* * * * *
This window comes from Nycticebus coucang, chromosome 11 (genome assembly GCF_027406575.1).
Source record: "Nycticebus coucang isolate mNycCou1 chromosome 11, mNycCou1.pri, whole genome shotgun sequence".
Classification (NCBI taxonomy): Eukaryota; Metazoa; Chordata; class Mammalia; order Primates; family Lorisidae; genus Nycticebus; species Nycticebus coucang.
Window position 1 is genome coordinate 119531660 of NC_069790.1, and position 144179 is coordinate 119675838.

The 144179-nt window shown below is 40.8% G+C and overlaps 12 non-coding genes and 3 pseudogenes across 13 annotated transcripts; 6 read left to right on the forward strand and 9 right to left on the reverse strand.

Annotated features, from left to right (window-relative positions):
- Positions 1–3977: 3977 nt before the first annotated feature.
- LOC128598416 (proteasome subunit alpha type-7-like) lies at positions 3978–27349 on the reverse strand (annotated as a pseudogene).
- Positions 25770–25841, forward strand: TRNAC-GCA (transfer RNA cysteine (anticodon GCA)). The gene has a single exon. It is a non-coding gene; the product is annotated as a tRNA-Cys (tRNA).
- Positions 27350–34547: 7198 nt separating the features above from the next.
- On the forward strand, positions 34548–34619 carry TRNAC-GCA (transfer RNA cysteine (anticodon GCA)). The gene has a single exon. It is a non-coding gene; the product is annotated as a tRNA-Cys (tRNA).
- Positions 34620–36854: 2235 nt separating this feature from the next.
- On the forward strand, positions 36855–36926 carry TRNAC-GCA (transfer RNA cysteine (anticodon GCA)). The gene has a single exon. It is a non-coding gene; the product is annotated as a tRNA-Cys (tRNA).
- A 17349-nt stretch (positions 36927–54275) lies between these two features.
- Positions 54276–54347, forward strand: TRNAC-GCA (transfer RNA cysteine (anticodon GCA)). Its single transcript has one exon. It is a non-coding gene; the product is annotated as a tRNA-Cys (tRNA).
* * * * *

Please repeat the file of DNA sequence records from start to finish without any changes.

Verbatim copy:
This window comes from Nycticebus coucang, chromosome 11 (genome assembly GCF_027406575.1).
Source record: "Nycticebus coucang isolate mNycCou1 chromosome 11, mNycCou1.pri, whole genome shotgun sequence".
Classification (NCBI taxonomy): Eukaryota; Metazoa; Chordata; class Mammalia; order Primates; family Lorisidae; genus Nycticebus; species Nycticebus coucang.
Window position 1 is genome coordinate 119531660 of NC_069790.1, and position 144179 is coordinate 119675838.

The 144179-nt window shown below is 40.8% G+C and overlaps 12 non-coding genes and 3 pseudogenes across 13 annotated transcripts; 6 read left to right on the forward strand and 9 right to left on the reverse strand.

Annotated features, from left to right (window-relative positions):
- Positions 1–3977: 3977 nt before the first annotated feature.
- LOC128598416 (proteasome subunit alpha type-7-like) lies at positions 3978–27349 on the reverse strand (annotated as a pseudogene).
- Positions 25770–25841, forward strand: TRNAC-GCA (transfer RNA cysteine (anticodon GCA)). The gene has a single exon. It is a non-coding gene; the product is annotated as a tRNA-Cys (tRNA).
- Positions 27350–34547: 7198 nt separating the features above from the next.
- On the forward strand, positions 34548–34619 carry TRNAC-GCA (transfer RNA cysteine (anticodon GCA)). The gene has a single exon. It is a non-coding gene; the product is annotated as a tRNA-Cys (tRNA).
- Positions 34620–36854: 2235 nt separating this feature from the next.
- On the forward strand, positions 36855–36926 carry TRNAC-GCA (transfer RNA cysteine (anticodon GCA)). The gene has a single exon. It is a non-coding gene; the product is annotated as a tRNA-Cys (tRNA).
- A 17349-nt stretch (positions 36927–54275) lies between these two features.
- Positions 54276–54347, forward strand: TRNAC-GCA (transfer RNA cysteine (anticodon GCA)). Its single transcript has one exon. It is a non-coding gene; the product is annotated as a tRNA-Cys (tRNA).